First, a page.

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44

Yes. There are a number of ways: Directly patch Task Manager's process at runtime so that its enumeration code skips over your process. Run "processless", by loading a DLL into a process (e.g. via AppInit_DLLs) or injecting code into process memory and starting a thread (via VirtualAllocEx / WriteProcessMemory / CreateRemoteThread). Hook the Process32First ...


28

UPDATED I would check the following: Logs. If you have root access you should check things like history which will give you command history and log files in /var/logs. Baseline. If you have a baseline like file hashes to work with for application and system files this will help a lot. You can also use backups to compare a previous state. If using a backup ...


26

If a website does not use a custom built server to modify the HTTP headers, you can try by examining the order of arrangement in the HTTP response fields. From OWASP: Apache 1.3.23 server: HTTP/1.1 200 OK Date: ... Server: ... Last-Modified: ... ETag: ... Accept-Ranges: bytes Content-Length: ... Connection: ... Content-Type: text/HTML Microsoft IIS ...


15

I believe the term you're looking for is "honeypot".


13

If you can send packets to the target machine, use nmap -O, which provides OS fingerprinting. If you can eavesdrop/intercept network traffic with the target machine, use pof, a tool for passive OS fingerprinting. You didn't provide much information about what are your constraints or why the standard tools (like nmap or pof) didn't work for you. Therefore, ...


13

Yes. Stuxnet was being used to attack the Iranian nuclear facilities in 2007, but wasn't detected by AV or the public until June 2010. Part of its construction was designed to resist analysis by encrypting the payload against a value that could only be derived by a valid target system - it didn't appear to do anything particularly malicious outside of that ...


12

The SIM card must be plugged into a device for it to be functional in any way. It does not contain a power supply or an antenna. As such, it'd be impossible to track a SIM card on its own. However, once you plug it into a phone and power it on, the IMEI number of the phone and the SIM's serial number will be transmitted to the nearest cell tower(s).


11

In some circles, "crypter" and "packer" are synonymous to mean binaries or programs which are self-checking and/or self-modifying. Crypters may, more specifically, mean self-modification that includes encryption and/or code scrambling (see more below). I suggest that you read Chris Eagle's The IDA Pro Book for an introductory understanding of packers and ...


10

Yes, consistently. Viruses must be used and found before a definition is created. APT (Advanced Persistent Threats) are a huge deal in recent times where people will spend years developing viruses, called 0 day threats, for specific targets that will remain undetected for very long periods of time. Viruses like these are usually a product of nation states as ...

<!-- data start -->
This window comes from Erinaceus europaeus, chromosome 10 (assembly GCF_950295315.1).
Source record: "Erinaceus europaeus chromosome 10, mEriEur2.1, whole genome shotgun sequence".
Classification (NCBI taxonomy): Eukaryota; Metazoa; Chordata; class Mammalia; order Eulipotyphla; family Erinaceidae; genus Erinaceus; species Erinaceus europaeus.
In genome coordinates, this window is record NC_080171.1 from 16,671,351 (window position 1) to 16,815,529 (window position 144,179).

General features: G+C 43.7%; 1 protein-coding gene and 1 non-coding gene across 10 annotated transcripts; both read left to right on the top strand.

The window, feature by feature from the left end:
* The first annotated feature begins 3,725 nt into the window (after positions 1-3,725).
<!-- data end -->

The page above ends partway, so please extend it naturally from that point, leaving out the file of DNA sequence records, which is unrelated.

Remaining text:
9

You could give some of the encoders in the metasploit framework a look. In particular the Polymorphic XOR Additive Feedback Encoder ( Shikata Ga Nai ) might be worth a look, as it is dicussed in the Metasploit Unleashed documentation in regards to bypassing antivirus detection.


9

Those DDOS attacks were performed using a botnet. A botnet is a network of consumer PCs infected with malware. Such botnets are routinely used for a lot of activities, most of them illegal or at least ethically questionable. For that reason the people who control a botnet do their best not to get found. They usually control their botnets using obscure ...


8

Your idea of fingerprinting is very similar to wireless signals intelligence in WWII. Both sides used to have whole departments whose role was to learn the code style, or "fist" of the opposing side's wireless operators. By tracking these profiles and using radio direction finding they gained a surprising amount of information about troop and vessel ...


7

The best thing you can do is have a known clean copy of your site that you can compare the server's files against. Most hacked webservers that serve virus infections come from changing the content of scripting files that server is offering to clients. Look for files with different checksums or new files. There are also cases with forums type sites where the ...


7

You would be surprised how common it is to detect an attack, send an attack report to the company whose IP address the attack comes from, and get a response back reporting that the compromised machine has been quarantined thanks to your report. Part of being a good network citizen is helping other administrators to detect and respond to compromised systems ...


7